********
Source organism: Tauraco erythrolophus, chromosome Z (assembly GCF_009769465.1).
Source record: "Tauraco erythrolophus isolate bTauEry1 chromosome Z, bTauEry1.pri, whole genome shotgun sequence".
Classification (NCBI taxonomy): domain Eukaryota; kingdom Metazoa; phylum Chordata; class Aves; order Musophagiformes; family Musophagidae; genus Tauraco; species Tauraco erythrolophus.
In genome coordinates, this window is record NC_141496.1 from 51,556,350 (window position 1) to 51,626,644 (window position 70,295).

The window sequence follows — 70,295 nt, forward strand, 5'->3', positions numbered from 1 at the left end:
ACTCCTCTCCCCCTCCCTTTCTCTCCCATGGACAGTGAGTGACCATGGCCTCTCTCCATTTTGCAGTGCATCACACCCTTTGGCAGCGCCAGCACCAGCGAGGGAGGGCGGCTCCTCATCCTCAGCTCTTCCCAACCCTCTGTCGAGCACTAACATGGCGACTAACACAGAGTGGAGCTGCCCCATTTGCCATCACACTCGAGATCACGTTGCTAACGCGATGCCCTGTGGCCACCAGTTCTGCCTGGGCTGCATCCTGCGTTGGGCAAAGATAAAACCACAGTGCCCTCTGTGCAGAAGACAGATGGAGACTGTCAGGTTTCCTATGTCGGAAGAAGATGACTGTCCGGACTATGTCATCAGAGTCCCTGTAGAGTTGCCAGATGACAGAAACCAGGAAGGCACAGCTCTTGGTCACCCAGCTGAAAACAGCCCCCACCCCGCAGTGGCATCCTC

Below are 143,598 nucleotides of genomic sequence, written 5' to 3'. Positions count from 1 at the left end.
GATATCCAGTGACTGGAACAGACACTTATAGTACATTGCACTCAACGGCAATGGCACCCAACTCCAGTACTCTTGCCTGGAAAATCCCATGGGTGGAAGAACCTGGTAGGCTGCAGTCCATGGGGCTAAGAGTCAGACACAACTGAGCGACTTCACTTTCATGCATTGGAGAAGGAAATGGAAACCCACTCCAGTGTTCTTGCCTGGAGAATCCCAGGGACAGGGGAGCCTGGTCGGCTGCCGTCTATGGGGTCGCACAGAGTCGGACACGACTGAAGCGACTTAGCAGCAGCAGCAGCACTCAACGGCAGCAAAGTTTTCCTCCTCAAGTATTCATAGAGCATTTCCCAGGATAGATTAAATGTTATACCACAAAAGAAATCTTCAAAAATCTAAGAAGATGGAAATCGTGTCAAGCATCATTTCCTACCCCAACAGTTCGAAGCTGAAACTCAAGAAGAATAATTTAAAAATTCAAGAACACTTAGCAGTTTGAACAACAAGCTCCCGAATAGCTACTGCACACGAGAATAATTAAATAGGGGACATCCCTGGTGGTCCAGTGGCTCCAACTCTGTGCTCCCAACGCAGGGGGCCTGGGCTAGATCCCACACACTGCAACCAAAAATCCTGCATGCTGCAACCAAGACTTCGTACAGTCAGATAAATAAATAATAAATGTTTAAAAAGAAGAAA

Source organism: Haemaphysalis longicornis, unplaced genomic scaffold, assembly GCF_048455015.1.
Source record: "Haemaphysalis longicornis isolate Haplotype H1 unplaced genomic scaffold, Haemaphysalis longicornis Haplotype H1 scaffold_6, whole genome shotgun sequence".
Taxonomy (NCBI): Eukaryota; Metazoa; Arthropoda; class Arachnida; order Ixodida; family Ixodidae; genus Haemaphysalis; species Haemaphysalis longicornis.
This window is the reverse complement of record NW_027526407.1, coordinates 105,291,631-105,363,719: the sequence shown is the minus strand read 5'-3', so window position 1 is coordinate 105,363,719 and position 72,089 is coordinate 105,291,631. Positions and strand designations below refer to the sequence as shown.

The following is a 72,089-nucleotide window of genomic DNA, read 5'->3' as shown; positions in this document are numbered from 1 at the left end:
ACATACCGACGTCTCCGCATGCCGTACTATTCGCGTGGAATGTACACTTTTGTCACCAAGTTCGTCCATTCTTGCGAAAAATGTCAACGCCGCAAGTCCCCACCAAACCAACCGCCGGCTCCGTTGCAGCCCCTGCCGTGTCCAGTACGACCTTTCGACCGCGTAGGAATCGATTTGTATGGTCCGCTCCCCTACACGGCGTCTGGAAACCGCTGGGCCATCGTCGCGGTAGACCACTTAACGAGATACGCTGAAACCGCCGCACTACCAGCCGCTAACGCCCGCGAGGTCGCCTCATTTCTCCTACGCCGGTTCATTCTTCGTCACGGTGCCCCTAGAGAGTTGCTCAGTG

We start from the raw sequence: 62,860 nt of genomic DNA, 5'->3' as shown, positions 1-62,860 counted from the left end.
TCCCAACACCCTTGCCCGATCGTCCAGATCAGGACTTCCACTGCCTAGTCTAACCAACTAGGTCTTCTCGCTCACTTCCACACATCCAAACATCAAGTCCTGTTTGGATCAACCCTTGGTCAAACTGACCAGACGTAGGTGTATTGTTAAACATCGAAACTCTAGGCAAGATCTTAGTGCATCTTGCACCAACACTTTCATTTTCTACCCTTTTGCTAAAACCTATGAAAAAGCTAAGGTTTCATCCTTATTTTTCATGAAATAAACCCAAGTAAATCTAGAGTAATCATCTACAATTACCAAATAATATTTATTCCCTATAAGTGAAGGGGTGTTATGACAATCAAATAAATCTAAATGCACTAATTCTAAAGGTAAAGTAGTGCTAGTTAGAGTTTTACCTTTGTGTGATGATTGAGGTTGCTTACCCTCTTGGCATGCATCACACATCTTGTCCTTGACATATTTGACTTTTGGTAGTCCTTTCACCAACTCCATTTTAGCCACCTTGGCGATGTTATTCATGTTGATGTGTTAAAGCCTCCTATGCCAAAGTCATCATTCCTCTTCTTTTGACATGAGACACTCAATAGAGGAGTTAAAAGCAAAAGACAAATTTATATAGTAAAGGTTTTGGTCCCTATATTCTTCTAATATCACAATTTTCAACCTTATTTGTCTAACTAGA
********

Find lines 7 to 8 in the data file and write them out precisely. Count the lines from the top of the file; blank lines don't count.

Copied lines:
Below are 143,598 nucleotides of genomic sequence, written 5' to 3'. Positions count from 1 at the left end.
GATATCCAGTGACTGGAACAGACACTTATAGTACATTGCACTCAACGGCAATGGCACCCAACTCCAGTACTCTTGCCTGGAAAATCCCATGGGTGGAAGAACCTGGTAGGCTGCAGTCCATGGGGCTAAGAGTCAGACACAACTGAGCGACTTCACTTTCATGCATTGGAGAAGGAAATGGAAACCCACTCCAGTGTTCTTGCCTGGAGAATCCCAGGGACAGGGGAGCCTGGTCGGCTGCCGTCTATGGGGTCGCACAGAGTCGGACACGACTGAAGCGACTTAGCAGCAGCAGCAGCACTCAACGGCAGCAAAGTTTTCCTCCTCAAGTATTCATAGAGCATTTCCCAGGATAGATTAAATGTTATACCACAAAAGAAATCTTCAAAAATCTAAGAAGATGGAAATCGTGTCAAGCATCATTTCCTACCCCAACAGTTCGAAGCTGAAACTCAAGAAGAATAATTTAAAAATTCAAGAACACTTAGCAGTTTGAACAACAAGCTCCCGAATAGCTACTGCACACGAGAATAATTAAATAGGGGACATCCCTGGTGGTCCAGTGGCTCCAACTCTGTGCTCCCAACGCAGGGGGCCTGGGCTAGATCCCACACACTGCAACCAAAAATCCTGCATGCTGCAACCAAGACTTCGTACAGTCAGATAAATAAATAATAAATGTTTAAAAAGAAGAAA